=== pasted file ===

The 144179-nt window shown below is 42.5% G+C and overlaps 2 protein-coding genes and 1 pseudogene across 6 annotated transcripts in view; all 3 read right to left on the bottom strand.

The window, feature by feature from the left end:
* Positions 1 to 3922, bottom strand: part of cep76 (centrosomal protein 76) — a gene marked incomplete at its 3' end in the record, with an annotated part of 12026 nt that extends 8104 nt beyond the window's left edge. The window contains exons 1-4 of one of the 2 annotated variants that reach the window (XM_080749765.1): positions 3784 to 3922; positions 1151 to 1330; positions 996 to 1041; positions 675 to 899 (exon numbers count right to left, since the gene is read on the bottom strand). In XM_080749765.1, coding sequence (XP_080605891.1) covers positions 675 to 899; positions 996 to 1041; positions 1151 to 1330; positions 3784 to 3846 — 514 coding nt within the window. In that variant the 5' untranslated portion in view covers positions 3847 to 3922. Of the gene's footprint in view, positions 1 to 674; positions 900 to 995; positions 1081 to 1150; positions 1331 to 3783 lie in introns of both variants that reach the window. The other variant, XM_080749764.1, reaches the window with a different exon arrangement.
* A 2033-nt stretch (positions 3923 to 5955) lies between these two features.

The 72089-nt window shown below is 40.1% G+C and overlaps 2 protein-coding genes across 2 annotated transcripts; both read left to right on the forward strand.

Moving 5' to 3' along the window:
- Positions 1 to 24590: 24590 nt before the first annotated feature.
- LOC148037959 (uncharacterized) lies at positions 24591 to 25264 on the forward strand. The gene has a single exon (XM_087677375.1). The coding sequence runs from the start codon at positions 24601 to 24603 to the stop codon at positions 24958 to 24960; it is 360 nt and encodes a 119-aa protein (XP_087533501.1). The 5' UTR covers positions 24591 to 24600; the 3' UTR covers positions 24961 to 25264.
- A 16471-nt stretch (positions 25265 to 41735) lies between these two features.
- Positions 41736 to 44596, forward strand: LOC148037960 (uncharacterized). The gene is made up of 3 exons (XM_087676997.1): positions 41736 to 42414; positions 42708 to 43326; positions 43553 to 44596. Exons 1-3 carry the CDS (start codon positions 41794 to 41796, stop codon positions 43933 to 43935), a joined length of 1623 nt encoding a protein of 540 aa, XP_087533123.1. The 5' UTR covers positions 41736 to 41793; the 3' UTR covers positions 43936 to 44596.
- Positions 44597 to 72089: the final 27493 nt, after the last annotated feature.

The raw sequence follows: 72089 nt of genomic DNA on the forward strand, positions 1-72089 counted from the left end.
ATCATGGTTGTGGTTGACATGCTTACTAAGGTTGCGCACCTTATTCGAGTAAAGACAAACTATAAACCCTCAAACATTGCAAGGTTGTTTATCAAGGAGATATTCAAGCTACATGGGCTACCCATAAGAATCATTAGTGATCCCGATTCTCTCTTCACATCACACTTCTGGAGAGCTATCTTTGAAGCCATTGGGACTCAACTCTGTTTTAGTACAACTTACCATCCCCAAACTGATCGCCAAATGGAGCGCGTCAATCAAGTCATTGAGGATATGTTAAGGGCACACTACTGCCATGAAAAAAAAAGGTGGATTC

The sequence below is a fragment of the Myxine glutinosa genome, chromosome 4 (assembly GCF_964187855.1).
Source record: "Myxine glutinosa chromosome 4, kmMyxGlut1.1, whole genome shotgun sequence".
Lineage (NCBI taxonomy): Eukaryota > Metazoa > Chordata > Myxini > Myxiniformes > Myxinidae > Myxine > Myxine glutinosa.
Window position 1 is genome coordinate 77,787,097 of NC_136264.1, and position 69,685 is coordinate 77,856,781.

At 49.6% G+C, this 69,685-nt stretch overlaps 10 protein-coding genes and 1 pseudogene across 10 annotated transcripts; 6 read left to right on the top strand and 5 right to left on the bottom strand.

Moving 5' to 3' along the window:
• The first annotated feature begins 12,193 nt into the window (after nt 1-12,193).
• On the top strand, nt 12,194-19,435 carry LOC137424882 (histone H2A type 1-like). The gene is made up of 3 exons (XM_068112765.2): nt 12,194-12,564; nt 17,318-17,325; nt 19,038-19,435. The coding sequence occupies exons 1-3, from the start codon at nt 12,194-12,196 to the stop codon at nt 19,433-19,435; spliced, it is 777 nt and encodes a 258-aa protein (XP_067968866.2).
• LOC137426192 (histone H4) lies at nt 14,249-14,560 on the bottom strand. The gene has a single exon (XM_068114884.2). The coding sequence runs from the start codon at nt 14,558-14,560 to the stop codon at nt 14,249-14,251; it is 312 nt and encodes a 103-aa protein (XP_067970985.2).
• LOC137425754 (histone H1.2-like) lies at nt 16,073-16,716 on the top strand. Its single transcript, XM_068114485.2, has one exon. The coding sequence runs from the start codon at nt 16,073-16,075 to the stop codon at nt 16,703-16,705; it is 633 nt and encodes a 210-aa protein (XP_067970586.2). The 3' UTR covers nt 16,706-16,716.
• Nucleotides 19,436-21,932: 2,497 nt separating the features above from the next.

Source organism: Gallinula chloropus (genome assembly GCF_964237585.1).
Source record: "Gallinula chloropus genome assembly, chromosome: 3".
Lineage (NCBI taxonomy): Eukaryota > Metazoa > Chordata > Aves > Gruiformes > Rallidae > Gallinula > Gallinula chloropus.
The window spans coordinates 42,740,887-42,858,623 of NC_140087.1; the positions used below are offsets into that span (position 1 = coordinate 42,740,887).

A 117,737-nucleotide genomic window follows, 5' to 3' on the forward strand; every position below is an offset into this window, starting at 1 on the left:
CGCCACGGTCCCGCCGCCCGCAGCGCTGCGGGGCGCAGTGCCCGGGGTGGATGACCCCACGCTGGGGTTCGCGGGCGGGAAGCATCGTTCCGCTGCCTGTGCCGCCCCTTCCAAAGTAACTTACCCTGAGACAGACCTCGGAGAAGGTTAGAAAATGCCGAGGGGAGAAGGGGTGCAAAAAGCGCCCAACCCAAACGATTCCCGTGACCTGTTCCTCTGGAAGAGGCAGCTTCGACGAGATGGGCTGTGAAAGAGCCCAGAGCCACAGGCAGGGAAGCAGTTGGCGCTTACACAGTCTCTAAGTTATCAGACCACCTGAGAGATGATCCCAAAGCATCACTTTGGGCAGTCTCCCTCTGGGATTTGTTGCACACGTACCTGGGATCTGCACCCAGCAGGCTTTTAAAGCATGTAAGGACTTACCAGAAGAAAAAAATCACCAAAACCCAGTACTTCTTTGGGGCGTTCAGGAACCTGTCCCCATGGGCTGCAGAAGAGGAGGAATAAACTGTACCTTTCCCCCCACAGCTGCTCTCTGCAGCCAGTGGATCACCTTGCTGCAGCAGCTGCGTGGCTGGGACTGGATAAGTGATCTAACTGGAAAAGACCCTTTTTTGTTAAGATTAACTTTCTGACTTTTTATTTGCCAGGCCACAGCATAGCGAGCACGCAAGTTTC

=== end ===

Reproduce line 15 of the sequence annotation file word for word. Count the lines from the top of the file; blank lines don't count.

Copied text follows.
Source record: "Myxine glutinosa chromosome 4, kmMyxGlut1.1, whole genome shotgun sequence".